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What is selective mutism?

What is selective mutism?
Around one in every 140 children suffers from this debilitating anxiety disorder. We explain the symptoms, causes and treatment.

Starting school is a big and daunting step for children, and many of them take a while to find their voice amid the hustle and bustle of the classroom. But for some children, their reluctance to speak up is more than just natural shyness.

Selective mutism (SM) is a severe anxiety disorder that prevents people speaking in certain social or public situations, such as at school. It’s more common in children than adults, affecting about one in 140, and tends to affect girls more than boys.

Selective mutism explained

SM is different from other speech and language problems because children who are affected don’t have physical difficulty with speaking. ‘They are able to speak easily and freely with family or friends in environments where they feel at ease,’ says Lindsay Whittington, coordinator of the Selective Mutism Information and Research Association (SMIRA). But in a situation where they feel anxious and uncomfortable, such as school, they can’t speak at all.

SM is an extreme form of social phobia, and far from being ‘just’ shyness or an unwillingness to speak, it affects a child’s ability to function and communicate on a daily basis. ‘A child with SM doesn’t refuse or choose not to speak; they’re literally unable to,’ explains Lindsay. ‘The expectation of talking to people triggers a freeze response with feelings of panic, rather like a bad case of stage fright, and talking is impossible.’

This can lead to children becoming increasingly anxious about these situations, and doing everything they can to avoid them – such as refusing to go to school.

What causes selective mutism?

The causes of SM are not always clear, and it can be impossible to tell why a child develops it, although a tendency to anxiety may be inherited from a family member. Children with SM are also usually inherently shy and withdrawn. ‘Some children become overwhelmed by loud noises and big crowds, and struggle to process the sensory information they’re bombarded with,’ adds Lindsay. ‘This can cause them to “shut down” and be unable to speak.’

Children may be more likely to develop SM if they have a speech or language disorder or a hearing problem that makes it hard to communicate. Some also develop it as a result of severe separation anxiety, when they’re unable to speak when they’re away from their parents or other close family members.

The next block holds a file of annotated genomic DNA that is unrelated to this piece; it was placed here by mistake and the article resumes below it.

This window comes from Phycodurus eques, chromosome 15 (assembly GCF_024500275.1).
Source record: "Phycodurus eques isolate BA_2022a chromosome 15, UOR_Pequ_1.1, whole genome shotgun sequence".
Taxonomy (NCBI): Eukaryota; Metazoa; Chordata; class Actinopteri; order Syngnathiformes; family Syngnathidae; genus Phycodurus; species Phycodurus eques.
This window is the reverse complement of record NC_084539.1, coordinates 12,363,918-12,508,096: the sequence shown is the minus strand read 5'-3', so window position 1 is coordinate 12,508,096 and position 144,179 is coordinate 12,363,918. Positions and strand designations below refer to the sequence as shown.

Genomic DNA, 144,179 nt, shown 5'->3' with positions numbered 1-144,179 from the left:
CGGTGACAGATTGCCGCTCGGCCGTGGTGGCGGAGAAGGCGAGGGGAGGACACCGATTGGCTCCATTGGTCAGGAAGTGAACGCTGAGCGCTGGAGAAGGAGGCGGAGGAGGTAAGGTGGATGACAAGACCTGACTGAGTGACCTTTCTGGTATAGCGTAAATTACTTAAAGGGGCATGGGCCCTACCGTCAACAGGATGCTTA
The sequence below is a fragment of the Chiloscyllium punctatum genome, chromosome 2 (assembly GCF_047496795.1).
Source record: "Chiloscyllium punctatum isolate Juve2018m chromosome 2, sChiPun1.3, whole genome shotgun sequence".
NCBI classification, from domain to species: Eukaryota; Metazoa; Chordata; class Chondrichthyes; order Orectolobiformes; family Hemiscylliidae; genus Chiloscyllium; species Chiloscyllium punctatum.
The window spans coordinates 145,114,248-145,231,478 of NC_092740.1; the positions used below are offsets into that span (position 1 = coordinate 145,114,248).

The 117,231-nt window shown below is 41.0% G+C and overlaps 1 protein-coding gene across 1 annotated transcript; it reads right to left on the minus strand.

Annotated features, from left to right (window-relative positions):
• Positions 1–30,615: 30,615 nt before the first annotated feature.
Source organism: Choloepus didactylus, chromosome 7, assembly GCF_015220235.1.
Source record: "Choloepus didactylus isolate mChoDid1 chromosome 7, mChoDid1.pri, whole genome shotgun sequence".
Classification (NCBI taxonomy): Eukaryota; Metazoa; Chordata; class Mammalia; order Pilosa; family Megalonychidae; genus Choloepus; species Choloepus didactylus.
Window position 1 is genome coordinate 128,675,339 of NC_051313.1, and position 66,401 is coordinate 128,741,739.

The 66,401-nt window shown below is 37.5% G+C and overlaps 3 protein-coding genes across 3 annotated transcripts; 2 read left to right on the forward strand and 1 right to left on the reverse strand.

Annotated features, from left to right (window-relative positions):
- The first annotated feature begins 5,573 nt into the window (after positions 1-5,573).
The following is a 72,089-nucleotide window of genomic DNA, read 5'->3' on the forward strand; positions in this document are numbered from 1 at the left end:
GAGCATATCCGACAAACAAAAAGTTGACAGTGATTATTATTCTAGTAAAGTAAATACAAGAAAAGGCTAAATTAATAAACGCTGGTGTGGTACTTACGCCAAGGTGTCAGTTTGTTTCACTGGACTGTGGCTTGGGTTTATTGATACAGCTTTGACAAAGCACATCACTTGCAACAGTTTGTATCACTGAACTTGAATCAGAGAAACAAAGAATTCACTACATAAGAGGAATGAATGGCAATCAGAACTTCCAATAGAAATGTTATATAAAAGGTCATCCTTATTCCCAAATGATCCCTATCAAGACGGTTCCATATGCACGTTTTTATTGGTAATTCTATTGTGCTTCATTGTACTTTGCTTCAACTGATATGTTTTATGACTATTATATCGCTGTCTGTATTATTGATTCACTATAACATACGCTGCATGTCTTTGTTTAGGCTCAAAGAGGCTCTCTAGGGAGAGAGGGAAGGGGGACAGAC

Some children with SM may have another condition alongside such as autism or a developmental delay. It’s also more likely to be experienced by children who are learning a second language or have recently moved from another country.

Spotting the signs of selective mutism

Because many children are shy and quiet on starting school, the symptoms of SM can be overlooked. ‘The signs are usually noticed in early childhood, when a child begins to socialise beyond the family circle, such as at nursery or primary school,’ says Lindsay.

The main symptom of SM is a consistent inability to interact with certain people or in certain situations where they’re expected to speak.  Outside their comfort zone they become may very still or rigid, with a frozen facial expression.

Some children with SM can manage a word or two, often whispered, or respond with gestures like nodding or shaking their head, but the worst affected can’t engage in any communication at all.

Children with SM are often seen by other people as sulky, rude or withdrawn, and may have temper tantrums when they get home from school as a way of releasing their pent-up tension.

How selective mutism affects children at school

‘Selective mutism can significantly hinder a child’s learning and development, as they can’t ask for help or participate fully in activities in the classroom or playground,’ explains Lindsay. It can lead to them falling behind with schoolwork and homework, as they’re not able to ask for clarification if they don’t understand. In severe cases, children might end up having accidents because they can’t ask to use the toilet; some even avoid eating or drinking at school so they don’t have to ask to go to the loo. They might also find it impossible to ask for help when they are injured or unwell.